Tulips in vibrant blocks, soft drifts and elegant pots provide a rush of dramatic colour in spring at Ulting Wick in Essex. The stunning scene requires expertise, planning and a lot of hard work; Philippa Burrough spends weeks planting thousands of bulbs to ensure each spring spectacle is every bit as good as the last.
The garden is beautiful year-round, but visitors come primarily for the tulips in spring and exotics in late summer. ‘We have to play to our strengths,’ Philippa says, ‘and tulips work really well in Essex because we have free-draining soil, and then because we’re on gravel the soil heats up so we can do all the exotics that other people struggle with.’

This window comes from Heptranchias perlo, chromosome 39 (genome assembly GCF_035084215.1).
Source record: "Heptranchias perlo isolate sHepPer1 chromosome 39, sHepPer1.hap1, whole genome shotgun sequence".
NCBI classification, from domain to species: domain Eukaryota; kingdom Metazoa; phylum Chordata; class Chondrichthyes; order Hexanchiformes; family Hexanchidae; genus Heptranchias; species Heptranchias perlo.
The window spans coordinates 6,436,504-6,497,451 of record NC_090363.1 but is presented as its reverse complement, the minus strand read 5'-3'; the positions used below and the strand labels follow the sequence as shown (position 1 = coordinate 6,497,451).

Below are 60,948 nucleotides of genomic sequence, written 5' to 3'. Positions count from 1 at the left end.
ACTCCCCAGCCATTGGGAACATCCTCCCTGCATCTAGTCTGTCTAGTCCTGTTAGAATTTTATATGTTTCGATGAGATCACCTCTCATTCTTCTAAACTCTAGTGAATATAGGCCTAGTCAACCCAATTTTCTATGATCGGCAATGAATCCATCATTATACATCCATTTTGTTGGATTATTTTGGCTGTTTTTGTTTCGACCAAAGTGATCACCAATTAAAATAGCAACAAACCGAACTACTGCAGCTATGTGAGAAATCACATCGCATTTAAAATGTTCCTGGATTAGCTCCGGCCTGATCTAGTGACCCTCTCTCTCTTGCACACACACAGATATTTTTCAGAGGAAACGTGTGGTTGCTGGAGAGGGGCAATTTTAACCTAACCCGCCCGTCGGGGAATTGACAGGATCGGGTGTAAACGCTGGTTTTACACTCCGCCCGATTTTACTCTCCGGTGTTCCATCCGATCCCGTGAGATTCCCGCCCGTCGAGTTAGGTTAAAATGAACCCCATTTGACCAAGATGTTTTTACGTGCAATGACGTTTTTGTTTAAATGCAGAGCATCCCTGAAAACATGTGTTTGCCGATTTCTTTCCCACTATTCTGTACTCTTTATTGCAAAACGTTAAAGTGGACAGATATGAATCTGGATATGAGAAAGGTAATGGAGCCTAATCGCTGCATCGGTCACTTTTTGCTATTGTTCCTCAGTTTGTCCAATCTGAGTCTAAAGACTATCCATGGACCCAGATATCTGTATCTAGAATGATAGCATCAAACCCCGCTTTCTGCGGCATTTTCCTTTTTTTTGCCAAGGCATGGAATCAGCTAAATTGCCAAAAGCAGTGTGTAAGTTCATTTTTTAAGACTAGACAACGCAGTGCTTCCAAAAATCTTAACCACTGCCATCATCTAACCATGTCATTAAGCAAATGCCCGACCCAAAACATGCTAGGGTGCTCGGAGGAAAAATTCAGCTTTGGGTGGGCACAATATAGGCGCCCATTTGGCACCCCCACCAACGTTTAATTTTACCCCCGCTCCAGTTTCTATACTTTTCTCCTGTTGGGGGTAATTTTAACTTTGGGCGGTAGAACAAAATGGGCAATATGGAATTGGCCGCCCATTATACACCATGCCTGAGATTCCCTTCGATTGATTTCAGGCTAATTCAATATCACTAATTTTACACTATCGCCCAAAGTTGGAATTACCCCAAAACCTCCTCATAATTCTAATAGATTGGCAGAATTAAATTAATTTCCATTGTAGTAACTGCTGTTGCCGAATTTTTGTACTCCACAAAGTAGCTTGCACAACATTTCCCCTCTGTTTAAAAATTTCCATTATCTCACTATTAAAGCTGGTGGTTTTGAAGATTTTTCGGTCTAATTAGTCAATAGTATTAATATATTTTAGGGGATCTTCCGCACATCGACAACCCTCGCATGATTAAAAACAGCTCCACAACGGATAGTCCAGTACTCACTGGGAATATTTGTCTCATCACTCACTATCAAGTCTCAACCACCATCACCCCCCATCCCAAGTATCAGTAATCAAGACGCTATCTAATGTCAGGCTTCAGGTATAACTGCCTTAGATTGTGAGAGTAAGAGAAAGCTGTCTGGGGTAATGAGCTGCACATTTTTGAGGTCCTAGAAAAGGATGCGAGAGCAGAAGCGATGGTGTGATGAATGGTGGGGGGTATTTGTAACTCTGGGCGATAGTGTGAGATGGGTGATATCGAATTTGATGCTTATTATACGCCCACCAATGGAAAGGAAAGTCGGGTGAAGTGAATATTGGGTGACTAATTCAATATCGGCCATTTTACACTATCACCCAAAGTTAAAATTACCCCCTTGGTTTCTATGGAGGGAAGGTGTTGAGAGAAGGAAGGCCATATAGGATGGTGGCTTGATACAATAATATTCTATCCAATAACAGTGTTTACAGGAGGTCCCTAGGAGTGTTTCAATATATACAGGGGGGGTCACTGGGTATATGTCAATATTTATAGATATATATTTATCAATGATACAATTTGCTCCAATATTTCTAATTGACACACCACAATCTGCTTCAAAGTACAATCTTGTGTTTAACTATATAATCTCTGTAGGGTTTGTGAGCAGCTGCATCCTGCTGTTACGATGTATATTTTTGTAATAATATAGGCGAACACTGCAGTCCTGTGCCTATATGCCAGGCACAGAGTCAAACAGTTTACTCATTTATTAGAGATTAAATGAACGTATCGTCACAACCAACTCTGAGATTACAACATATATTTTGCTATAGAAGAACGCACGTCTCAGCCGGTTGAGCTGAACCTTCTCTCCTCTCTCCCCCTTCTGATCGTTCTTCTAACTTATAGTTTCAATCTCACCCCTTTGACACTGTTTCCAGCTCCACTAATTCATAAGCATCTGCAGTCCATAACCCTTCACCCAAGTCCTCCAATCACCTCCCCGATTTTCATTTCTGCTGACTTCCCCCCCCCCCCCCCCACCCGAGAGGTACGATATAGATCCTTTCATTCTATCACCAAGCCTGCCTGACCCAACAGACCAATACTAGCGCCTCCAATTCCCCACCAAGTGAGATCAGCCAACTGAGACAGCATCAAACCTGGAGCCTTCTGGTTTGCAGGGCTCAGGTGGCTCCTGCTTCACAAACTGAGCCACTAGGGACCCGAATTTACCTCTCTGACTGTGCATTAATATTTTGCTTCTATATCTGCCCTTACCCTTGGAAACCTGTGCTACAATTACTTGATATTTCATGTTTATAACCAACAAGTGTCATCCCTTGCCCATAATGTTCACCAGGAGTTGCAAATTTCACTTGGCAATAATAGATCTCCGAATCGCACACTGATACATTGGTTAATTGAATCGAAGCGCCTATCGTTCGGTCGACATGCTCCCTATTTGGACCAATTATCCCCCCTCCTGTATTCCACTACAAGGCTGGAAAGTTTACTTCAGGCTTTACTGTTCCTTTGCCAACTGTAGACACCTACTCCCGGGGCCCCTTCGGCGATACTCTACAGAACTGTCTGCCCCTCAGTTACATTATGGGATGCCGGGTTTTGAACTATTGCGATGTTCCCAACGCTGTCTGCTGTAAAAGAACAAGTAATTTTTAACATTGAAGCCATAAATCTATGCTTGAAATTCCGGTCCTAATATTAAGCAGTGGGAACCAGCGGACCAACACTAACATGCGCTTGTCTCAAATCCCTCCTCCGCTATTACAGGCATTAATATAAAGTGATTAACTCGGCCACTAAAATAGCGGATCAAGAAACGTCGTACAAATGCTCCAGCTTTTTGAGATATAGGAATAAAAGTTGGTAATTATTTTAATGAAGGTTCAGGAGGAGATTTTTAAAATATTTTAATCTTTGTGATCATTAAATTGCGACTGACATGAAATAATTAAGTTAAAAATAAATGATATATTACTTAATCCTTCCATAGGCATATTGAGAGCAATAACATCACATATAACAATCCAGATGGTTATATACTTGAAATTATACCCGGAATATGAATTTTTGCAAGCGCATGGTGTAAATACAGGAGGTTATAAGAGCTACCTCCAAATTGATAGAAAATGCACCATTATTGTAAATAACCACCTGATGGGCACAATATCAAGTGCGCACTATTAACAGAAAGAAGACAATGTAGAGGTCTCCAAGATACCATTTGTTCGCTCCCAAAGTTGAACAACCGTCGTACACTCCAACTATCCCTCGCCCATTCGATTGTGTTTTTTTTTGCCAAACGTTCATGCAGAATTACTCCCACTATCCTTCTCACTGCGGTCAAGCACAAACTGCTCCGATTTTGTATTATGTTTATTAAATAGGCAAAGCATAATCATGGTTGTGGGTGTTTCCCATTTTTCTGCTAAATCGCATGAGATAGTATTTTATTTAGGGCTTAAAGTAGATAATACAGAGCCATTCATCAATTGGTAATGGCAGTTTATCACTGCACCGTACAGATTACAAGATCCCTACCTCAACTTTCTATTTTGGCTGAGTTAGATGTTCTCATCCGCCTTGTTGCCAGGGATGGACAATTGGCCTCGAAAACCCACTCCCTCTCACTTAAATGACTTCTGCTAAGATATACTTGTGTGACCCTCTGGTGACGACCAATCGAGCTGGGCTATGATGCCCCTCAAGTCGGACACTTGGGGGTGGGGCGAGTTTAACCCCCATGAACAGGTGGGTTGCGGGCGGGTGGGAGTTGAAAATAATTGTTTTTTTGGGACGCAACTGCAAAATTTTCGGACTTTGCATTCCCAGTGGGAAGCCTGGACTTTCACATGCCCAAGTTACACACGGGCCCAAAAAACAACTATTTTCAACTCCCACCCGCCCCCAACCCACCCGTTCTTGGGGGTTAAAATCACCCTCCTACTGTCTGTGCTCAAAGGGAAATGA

Phillipa advises how to create tulip displays
- In pots we tend to keep it simple – try orange violas planted on top of lily flowered tulips, such as ‘Ballade Dream’ or blue forget-me-nots combined with the purple tulip ‘Victoria’s Secret’.
- Tellima grandiflora is a wonderful foil for tulips in borders because of its early tall airy growth in spring, or you could try early-flowering perennials such as Geranium phaeum ‘Misty Samobor’, or biennials such as honesty.
- Look at the foliage in your borders and think about which tulips would complement it. The glaucous foliage of sedum goes very well with pink/purple tulips, or you can combine evergreen grasses such as Stipa tenuissima with fiery orange tulips like ‘National Velvet’, ‘Cairo’ or ‘Abu Hassan’.
- Know your tulips – some have very fleshy leaves, like Darwin hybrid ‘Ivory Floradale’,
but dainty lily tulips, such as ‘Ballerina’, have thin, delicate leaves, so they won’t dominate the plants around them.
- When planting tulips in borders, plant as many as you possibly can in a drift for impact. A few tulips looks mean. The same applies to pots, which need fresh tulips every year.
Photographs Abigail Rex. Words Tamsin Hope Thomson